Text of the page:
Assange case raises questions of immunity

The Foreign Office’s warning to the Ecuadorian government of an obscure law that allows Britain to revoke the immunity of a diplomatic premises and arrest Wikileaks founder Julian Assange has raised questions by envoys of whether this would be permissible under international law.

The law Britain has informed Ecuador it could use in the case is the Diplomatic and Conuslar Premises Act 1987.

Passed after the heated aftermath of the Libyan Embassy siege, in which a British police officer was killed, the law allows the UK to revoke the diplomatic status of an embassy on UK soil. This could potentially allow police to enter the building to arrest Mr Assange for breaching his bail conditions.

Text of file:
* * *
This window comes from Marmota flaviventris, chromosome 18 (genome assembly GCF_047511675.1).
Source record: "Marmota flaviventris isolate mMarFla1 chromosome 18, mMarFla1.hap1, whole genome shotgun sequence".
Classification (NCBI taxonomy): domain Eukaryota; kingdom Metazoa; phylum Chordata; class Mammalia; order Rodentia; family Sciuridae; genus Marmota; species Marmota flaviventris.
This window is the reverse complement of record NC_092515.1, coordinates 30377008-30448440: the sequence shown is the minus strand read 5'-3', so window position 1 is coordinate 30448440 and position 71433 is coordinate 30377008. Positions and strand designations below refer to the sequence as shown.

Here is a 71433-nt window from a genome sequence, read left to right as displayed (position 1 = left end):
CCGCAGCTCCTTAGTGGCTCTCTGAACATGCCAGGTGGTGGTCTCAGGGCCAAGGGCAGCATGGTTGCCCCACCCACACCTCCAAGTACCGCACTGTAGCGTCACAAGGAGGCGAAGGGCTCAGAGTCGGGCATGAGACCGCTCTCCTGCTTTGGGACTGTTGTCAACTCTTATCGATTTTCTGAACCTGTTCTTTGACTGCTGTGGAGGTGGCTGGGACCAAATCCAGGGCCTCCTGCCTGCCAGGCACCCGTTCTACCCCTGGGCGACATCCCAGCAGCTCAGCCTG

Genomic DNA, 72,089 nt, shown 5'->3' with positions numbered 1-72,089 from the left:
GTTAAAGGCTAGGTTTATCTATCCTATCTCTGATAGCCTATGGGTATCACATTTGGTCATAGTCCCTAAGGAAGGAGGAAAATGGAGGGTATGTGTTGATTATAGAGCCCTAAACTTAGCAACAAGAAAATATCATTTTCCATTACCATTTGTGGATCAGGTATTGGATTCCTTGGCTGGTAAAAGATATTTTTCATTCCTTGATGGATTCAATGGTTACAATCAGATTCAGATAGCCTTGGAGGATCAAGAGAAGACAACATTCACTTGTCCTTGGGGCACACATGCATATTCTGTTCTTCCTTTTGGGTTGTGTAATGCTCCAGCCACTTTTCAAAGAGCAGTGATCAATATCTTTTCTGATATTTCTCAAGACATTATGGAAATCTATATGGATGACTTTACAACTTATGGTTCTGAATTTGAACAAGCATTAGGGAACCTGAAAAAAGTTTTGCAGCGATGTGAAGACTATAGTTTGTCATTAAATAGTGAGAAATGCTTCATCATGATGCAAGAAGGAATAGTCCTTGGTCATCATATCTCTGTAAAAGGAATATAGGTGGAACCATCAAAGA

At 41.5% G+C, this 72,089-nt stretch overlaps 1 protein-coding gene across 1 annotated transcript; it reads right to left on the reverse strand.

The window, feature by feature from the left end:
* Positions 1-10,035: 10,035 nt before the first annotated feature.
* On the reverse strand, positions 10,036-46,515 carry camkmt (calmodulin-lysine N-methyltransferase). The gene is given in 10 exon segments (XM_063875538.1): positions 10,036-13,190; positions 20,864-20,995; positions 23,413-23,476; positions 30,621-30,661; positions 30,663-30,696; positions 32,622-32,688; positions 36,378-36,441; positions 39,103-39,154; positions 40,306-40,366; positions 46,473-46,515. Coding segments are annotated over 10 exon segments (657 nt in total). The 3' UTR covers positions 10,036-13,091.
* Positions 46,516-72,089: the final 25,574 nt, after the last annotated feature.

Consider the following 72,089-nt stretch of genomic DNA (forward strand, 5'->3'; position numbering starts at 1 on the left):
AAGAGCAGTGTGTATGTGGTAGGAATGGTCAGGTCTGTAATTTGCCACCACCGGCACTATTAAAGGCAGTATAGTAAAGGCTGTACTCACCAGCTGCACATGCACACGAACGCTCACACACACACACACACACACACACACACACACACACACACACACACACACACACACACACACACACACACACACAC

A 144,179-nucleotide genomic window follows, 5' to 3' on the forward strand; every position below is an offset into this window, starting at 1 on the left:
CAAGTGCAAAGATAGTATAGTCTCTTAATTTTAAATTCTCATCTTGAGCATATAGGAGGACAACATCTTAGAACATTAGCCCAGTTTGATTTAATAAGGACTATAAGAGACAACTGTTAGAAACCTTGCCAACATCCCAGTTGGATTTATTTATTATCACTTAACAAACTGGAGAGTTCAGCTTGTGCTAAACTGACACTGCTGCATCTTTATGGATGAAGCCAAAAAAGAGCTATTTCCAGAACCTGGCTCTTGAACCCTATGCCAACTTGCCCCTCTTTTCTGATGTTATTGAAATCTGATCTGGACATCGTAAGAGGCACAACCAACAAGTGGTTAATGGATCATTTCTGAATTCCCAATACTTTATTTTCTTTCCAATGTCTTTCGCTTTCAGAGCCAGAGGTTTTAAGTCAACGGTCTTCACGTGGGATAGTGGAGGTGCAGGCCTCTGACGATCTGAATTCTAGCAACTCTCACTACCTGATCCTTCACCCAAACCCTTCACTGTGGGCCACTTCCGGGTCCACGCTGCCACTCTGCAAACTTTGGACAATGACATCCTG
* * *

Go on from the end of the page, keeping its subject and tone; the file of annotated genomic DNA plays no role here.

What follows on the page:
However diplomats and lawyers question whether this course of action would be legal under the Vienna Conventions. Speaking to the BBC, former UK Ambassador to Russia Sir Anthony Brenton said the Embassy would have to be involved in serious undiplomatic activities, such as terrorism, but granting asylum to an individual would not fall into that category. He added that the “arbitrary” revocation of diplomatic immunity of a premises should be done with extreme caution because it risked undermining the diplomatic immunity of British diplomats working in difficult postings.

The Wikileaks founder faces extradition to Sweden to be questioned over allegations of sex crimes, which he denies.

Mr Assange sought asylum in the Ecuadorian Embassy because he fears he will be extradited from Sweden to the US to face charges over his actions of leaking secret US cables, which could carry the death penalty.